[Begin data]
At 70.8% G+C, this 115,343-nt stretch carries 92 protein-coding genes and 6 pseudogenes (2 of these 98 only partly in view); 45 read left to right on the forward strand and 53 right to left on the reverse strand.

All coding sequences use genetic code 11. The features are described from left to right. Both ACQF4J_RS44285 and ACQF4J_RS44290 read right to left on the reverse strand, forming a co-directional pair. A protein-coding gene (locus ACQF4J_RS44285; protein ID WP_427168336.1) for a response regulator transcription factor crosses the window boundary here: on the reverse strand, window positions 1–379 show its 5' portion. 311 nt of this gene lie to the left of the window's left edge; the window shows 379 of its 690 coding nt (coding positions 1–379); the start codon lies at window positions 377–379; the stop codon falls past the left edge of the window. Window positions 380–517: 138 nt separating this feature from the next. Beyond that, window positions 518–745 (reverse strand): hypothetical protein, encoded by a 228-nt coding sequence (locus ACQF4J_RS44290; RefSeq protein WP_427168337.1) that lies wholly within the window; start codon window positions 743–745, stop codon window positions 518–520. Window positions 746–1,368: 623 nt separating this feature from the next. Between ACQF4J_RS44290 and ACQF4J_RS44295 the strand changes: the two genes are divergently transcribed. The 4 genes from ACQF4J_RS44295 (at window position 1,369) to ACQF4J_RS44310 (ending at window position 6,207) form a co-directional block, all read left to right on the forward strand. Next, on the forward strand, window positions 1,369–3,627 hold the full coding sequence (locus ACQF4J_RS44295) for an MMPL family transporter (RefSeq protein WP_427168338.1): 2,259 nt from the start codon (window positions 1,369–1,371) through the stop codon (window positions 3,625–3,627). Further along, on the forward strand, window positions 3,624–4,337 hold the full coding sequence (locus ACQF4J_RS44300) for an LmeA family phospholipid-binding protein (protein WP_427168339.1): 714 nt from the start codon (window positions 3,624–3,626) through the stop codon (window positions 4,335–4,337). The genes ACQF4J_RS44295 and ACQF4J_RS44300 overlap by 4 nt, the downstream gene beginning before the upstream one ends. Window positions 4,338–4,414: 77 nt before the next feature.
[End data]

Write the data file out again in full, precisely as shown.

At 70.8% G+C, this 115,343-nt stretch carries 92 protein-coding genes and 6 pseudogenes (2 of these 98 only partly in view); 45 read left to right on the forward strand and 53 right to left on the reverse strand.

All coding sequences use genetic code 11. The features are described from left to right. Both ACQF4J_RS44285 and ACQF4J_RS44290 read right to left on the reverse strand, forming a co-directional pair. A protein-coding gene (locus ACQF4J_RS44285; protein ID WP_427168336.1) for a response regulator transcription factor crosses the window boundary here: on the reverse strand, window positions 1–379 show its 5' portion. 311 nt of this gene lie to the left of the window's left edge; the window shows 379 of its 690 coding nt (coding positions 1–379); the start codon lies at window positions 377–379; the stop codon falls past the left edge of the window. Window positions 380–517: 138 nt separating this feature from the next. Beyond that, window positions 518–745 (reverse strand): hypothetical protein, encoded by a 228-nt coding sequence (locus ACQF4J_RS44290; RefSeq protein WP_427168337.1) that lies wholly within the window; start codon window positions 743–745, stop codon window positions 518–520. Window positions 746–1,368: 623 nt separating this feature from the next. Between ACQF4J_RS44290 and ACQF4J_RS44295 the strand changes: the two genes are divergently transcribed. The 4 genes from ACQF4J_RS44295 (at window position 1,369) to ACQF4J_RS44310 (ending at window position 6,207) form a co-directional block, all read left to right on the forward strand. Next, on the forward strand, window positions 1,369–3,627 hold the full coding sequence (locus ACQF4J_RS44295) for an MMPL family transporter (RefSeq protein WP_427168338.1): 2,259 nt from the start codon (window positions 1,369–1,371) through the stop codon (window positions 3,625–3,627). Further along, on the forward strand, window positions 3,624–4,337 hold the full coding sequence (locus ACQF4J_RS44300) for an LmeA family phospholipid-binding protein (protein WP_427168339.1): 714 nt from the start codon (window positions 3,624–3,626) through the stop codon (window positions 4,335–4,337). The genes ACQF4J_RS44295 and ACQF4J_RS44300 overlap by 4 nt, the downstream gene beginning before the upstream one ends. Window positions 4,338–4,414: 77 nt before the next feature.